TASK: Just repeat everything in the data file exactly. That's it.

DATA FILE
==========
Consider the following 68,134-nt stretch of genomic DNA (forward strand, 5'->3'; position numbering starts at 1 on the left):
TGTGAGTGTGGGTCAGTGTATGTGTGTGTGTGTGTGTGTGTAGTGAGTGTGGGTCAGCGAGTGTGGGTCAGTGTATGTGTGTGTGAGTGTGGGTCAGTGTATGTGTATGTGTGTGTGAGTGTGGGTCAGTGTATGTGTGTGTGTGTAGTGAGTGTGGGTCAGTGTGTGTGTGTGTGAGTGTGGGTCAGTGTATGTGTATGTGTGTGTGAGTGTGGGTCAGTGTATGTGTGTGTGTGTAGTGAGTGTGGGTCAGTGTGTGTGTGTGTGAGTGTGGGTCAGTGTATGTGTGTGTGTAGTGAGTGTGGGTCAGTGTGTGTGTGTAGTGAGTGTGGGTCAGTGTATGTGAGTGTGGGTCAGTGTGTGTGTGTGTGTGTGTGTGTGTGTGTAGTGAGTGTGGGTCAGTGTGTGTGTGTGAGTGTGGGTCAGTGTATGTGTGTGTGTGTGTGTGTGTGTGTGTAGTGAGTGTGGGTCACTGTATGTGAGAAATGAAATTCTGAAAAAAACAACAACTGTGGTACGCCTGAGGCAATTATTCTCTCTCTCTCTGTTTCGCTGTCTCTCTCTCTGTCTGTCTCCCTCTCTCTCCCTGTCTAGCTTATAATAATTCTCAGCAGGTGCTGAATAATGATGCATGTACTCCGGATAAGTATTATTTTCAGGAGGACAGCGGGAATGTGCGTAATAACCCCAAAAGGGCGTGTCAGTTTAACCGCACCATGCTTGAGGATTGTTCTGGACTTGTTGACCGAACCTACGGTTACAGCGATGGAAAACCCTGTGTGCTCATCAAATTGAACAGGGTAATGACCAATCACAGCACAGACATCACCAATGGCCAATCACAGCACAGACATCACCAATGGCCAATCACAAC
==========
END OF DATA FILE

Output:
Consider the following 68,134-nt stretch of genomic DNA (forward strand, 5'->3'; position numbering starts at 1 on the left):
TGTGAGTGTGGGTCAGTGTATGTGTGTGTGTGTGTGTGTGTAGTGAGTGTGGGTCAGCGAGTGTGGGTCAGTGTATGTGTGTGTGAGTGTGGGTCAGTGTATGTGTATGTGTGTGTGAGTGTGGGTCAGTGTATGTGTGTGTGTGTAGTGAGTGTGGGTCAGTGTGTGTGTGTGTGAGTGTGGGTCAGTGTATGTGTATGTGTGTGTGAGTGTGGGTCAGTGTATGTGTGTGTGTGTAGTGAGTGTGGGTCAGTGTGTGTGTGTGTGAGTGTGGGTCAGTGTATGTGTGTGTGTAGTGAGTGTGGGTCAGTGTGTGTGTGTAGTGAGTGTGGGTCAGTGTATGTGAGTGTGGGTCAGTGTGTGTGTGTGTGTGTGTGTGTGTGTGTAGTGAGTGTGGGTCAGTGTGTGTGTGTGAGTGTGGGTCAGTGTATGTGTGTGTGTGTGTGTGTGTGTGTGTAGTGAGTGTGGGTCACTGTATGTGAGAAATGAAATTCTGAAAAAAACAACAACTGTGGTACGCCTGAGGCAATTATTCTCTCTCTCTCTGTTTCGCTGTCTCTCTCTCTGTCTGTCTCCCTCTCTCTCCCTGTCTAGCTTATAATAATTCTCAGCAGGTGCTGAATAATGATGCATGTACTCCGGATAAGTATTATTTTCAGGAGGACAGCGGGAATGTGCGTAATAACCCCAAAAGGGCGTGTCAGTTTAACCGCACCATGCTTGAGGATTGTTCTGGACTTGTTGACCGAACCTACGGTTACAGCGATGGAAAACCCTGTGTGCTCATCAAATTGAACAGGGTAATGACCAATCACAGCACAGACATCACCAATGGCCAATCACAGCACAGACATCACCAATGGCCAATCACAAC